But I think the biggest incentive, you know, is going to be now with the mandate is going to be if you want to come on campus, essentially, you have to be vaccinated. If you have a medical or religious objection, you will be allowed on campus, but you'll have to wear a mask and be entered into our early detection program. So really, basically, you're gonna have to be vaccinated.

Of course, everybody if going to be vaccinated. Everyone is going to be mask-wearing, rather, as we start, but over time, if those numbers improved and got better and the CDC removed its recommendation right now that people in areas with case numbers that we have wear masks indoors, we will be able to stop doing that if that happened.

And that I think would be something people would appreciate, but I think this is all about getting back to campus, getting back to normal. And I think that's going to be the strongest motivator for students, and I think that's been the strongest motivator to begin with.

And, Sophia, if you look at the data we did in our vaccine survey, and we're still finalizing that, but certainly around 90% of faculty and staff, probably somewhat higher than that, and close to 90% of students who've filled in that form and reported it had been vaccinated. Now, that's a little more than half of the return we got, a little more than half of the numbers we sent out.

So, I can't say with certainty that speaks for the entire population. But we had made good progress in getting people vaccinated, but this is, I think, was a way to get us to the space we need to get now.

Saliby: As someone with a background in infectious disease research, as you mentioned, how do you see the threat of the delta variant or these other more contagious strains impacting the MSU community, obviously, right now, but also looking ahead to the fall semester [and] the spring semester, even?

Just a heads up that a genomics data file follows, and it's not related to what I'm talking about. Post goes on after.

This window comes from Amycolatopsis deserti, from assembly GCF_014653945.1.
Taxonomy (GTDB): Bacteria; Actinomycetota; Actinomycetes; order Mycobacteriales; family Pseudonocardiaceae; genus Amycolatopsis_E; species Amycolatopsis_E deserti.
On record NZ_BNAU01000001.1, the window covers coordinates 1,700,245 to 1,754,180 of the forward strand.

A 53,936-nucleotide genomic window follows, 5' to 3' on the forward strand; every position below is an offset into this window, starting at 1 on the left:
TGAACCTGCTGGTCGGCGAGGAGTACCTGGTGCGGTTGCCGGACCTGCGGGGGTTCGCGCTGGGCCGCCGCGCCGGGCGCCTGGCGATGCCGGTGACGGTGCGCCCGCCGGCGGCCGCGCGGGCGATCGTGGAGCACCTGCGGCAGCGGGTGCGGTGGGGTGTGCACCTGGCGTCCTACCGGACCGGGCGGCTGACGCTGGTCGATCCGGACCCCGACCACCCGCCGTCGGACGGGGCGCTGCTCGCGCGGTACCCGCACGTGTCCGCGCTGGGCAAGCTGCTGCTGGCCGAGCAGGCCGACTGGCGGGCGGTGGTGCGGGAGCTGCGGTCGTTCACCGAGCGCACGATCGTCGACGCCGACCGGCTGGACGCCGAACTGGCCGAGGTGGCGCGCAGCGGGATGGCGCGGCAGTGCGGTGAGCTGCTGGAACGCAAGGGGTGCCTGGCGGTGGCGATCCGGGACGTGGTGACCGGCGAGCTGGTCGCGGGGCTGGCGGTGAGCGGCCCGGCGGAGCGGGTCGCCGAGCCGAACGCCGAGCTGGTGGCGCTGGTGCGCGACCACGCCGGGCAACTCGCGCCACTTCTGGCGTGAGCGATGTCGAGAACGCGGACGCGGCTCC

Stanley: So, it really is dealing with almost a different kind of virus. If you look at the epidemiology of what's happening now, and of course, you know, I, like everyone else, you just have to watch CNN or any other channel to see, have been impressed by how rapidly it's spread, and how it really is extending the number of people who seem to get sick.

So again, I don't think there's clear data based on virulence yet. But I think, anecdotally, if you look at the reports, we're seeing more cases of children than we've seen before, more children in ICUs than we've seen before, and more young adults than we've seen before. Again, primarily in the unvaccinated, and, of course, children who couldn't get vaccinated because their age.

So, that's different than we saw with the Wuhan strain. We did not see as many cases in children. You know, as we know, most of the death and mortality were in people who were older. And that's still the case for this strain, so that hasn't changed. But I think it's extending its range of where it's causing more severe disease. That's at least what I think.

The good news is, as I said before, that the vaccines, the Moderna, the Pfizer, the J&J all work in reducing deaths, hospitalizations and becoming severely ill with COVID-19. That's incredibly important.

I would like to see more data on this, but what I see, and from talking to people who are on the frontlines, that's what they're seeing. And so, I think it's different, and I think that's why we need to be more vigilant than ever.